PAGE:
Life Learning

Sunday 21 January 2018

Staff only: Today's straight-A geniuses don't even know the basics

E Grade

According to recent reports the number of perfect Leaving Certs with six A1 grades has risen by 500pc in recent years -- shocking, considering that a guy in my brother's class (let's call him Lucas O'Bréinbosca) only managed three As 20-odd years ago... and he's now the professor in an Oxbridge university. Oh yes, and he also plays piano, guitar and flute and while still a student was offered a contract by the manager of a famous Irish trad band. Never mind that, apparently he's a drooling slack-jawed thicko compared to today's Leaving Cert hot-shots.

As a graduate and teacher I'm not surprised that grade inflation has run rampant in Ireland. You should see some of the kids we've sent on to university from my school, thanks to Irish universities' desperation to be seen to do something to help kids from disadvantaged backgrounds.

That's not to say that in this age of (kind of) free third-level education, they have all been disadvantaged -- plenty of the kids we send to college are from families a lot more comfortable than some of their teachers, struggling with three or four kids of their own on one salary. They just happened to attend a school that has been designated 'disadvantaged'. Neither am I suggesting they were all complete meatheads, but some of them . . .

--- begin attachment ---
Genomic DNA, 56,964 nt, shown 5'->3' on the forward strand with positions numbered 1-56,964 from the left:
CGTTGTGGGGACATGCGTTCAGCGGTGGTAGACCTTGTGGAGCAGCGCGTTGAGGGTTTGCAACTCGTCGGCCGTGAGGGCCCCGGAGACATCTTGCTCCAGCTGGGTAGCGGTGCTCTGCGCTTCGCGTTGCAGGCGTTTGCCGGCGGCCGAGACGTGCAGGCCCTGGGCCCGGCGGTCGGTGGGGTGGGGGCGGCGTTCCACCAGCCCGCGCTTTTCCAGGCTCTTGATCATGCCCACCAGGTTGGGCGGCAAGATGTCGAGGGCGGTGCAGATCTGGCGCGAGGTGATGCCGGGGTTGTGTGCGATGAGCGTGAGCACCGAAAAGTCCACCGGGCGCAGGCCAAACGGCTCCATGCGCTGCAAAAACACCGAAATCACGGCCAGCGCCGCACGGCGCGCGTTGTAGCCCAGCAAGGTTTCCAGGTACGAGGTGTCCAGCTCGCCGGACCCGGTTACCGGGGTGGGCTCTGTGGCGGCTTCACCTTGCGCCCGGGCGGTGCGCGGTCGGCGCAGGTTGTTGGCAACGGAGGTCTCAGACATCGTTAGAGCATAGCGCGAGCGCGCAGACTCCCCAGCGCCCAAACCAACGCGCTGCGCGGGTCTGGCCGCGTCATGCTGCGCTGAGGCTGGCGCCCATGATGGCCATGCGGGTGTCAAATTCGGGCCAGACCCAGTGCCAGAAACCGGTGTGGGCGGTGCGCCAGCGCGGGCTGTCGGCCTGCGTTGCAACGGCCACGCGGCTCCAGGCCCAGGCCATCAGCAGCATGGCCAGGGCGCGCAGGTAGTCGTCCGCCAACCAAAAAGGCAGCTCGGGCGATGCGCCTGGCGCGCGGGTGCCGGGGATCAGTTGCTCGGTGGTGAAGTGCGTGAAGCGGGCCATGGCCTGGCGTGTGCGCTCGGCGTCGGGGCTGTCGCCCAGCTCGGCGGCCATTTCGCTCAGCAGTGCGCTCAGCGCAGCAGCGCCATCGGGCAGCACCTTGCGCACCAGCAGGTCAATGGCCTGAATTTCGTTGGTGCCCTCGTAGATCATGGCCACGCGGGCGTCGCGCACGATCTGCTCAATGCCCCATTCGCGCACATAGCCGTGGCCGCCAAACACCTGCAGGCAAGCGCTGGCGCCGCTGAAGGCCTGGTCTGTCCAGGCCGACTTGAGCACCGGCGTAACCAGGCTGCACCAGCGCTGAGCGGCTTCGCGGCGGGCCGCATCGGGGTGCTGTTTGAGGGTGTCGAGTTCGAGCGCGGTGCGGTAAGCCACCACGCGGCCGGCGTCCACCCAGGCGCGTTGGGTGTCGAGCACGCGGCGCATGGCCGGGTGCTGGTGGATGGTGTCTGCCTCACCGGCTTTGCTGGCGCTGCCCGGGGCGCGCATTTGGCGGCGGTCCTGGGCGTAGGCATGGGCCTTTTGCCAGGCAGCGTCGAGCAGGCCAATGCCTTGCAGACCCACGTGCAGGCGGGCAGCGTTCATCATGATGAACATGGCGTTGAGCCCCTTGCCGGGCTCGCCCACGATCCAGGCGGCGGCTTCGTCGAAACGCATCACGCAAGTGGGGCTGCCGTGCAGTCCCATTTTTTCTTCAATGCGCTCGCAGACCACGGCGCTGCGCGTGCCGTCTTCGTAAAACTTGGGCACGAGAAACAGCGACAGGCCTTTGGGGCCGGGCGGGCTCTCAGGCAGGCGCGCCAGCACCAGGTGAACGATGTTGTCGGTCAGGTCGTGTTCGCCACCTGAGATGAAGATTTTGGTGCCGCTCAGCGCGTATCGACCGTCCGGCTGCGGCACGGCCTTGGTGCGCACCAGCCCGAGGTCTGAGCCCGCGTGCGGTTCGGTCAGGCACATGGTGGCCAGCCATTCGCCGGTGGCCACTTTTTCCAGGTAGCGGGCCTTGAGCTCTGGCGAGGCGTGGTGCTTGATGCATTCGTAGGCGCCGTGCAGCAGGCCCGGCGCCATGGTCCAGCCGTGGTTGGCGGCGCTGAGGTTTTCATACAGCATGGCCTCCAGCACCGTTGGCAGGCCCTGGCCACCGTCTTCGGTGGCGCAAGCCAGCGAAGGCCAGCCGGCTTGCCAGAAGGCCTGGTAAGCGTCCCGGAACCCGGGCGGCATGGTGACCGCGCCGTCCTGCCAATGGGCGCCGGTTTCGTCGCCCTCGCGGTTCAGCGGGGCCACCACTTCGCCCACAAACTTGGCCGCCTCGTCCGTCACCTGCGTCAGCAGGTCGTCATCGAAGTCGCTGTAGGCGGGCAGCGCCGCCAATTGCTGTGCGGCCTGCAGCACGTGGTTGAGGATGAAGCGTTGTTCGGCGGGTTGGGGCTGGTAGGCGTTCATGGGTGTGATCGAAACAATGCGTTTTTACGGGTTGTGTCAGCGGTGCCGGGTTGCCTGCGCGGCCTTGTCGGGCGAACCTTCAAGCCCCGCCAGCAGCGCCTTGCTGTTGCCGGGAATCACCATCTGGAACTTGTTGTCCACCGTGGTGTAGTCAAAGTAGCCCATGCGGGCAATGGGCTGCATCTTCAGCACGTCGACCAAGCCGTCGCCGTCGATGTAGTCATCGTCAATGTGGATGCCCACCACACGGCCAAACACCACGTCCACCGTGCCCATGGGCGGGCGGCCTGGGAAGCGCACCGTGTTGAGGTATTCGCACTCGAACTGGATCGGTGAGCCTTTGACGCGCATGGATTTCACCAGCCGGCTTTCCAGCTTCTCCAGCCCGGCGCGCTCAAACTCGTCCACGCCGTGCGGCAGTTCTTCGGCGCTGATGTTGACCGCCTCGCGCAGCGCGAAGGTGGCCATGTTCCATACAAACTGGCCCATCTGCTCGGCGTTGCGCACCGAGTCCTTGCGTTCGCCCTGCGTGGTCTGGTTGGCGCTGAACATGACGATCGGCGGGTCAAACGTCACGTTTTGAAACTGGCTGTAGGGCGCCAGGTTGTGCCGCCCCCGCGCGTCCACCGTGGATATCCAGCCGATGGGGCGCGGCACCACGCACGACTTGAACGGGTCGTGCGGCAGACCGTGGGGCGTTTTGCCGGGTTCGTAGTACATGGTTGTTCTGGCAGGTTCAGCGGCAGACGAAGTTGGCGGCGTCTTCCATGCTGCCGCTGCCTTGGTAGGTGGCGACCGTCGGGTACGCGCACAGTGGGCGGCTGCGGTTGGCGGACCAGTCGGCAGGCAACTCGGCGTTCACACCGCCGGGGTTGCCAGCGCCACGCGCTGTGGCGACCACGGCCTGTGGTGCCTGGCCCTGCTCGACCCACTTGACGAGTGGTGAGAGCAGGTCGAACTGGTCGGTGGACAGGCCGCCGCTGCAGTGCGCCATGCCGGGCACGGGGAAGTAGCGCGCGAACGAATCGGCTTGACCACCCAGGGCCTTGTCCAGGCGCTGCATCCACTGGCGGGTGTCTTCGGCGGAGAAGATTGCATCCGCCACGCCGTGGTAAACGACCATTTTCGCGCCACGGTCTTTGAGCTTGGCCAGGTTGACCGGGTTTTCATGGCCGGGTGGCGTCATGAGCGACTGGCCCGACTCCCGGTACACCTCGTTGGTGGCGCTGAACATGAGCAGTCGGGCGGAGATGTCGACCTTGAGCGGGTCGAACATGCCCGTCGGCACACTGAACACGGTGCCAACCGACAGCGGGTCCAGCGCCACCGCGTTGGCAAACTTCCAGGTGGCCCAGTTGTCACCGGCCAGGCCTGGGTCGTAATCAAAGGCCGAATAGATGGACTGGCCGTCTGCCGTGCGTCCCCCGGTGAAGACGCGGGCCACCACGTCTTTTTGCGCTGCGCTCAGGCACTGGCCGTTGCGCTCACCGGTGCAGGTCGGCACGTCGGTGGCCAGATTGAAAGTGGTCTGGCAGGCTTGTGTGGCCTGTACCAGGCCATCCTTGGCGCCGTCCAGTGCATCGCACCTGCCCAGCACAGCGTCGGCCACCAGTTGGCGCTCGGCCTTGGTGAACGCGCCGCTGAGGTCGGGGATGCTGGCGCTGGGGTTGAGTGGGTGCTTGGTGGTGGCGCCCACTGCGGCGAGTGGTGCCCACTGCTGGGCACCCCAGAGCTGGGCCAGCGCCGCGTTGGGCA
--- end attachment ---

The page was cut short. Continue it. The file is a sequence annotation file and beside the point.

The best way to illustrate the difference between O'Bréinbosca's generation and today's is that so many of them arrive in 1st Year to us not knowing what a margin is. Yes, that line you used to draw down the edge of the page. We have to teach them how to draw one, write the date and the page number of the exercise on the top of the page. This is a lesson that is routinely taught and just as routinely ignored.

And no wonder, as we now live in a world where there seems to be no regulation and no standard way of doing anything. Kids take their example from the world around them and there seems to be very little that suggests order and consistency.

Take, for example, speed bumps. In Ireland they can range in size from a pimple to an Everest-like incline that requires the fitting of an oxygen mask before attempting to drive over it.

Capital letters? Take footballer's names printed on their backs -- all in lower case. Same for film titles, actors' names in the credits, even book titles. Don't even mention the grocer's apostrophe.

No wonder one of my pupils labelled a photo of Nelson Mandela as 'Uncle Ben'. Another wrote: "Hitler got an Iron Cross because he couldn't afford a gold one." Terrible problem getting decent bling in the trenches. Also: "In 1916 they blew up the ILAC Centre."

It's up to us adults to show them the clear light between right and wrong, correct and incorrect; not to shrug and say, "that's good enough".

Let's start by insisting they draw a proper margin.

Irish Independent

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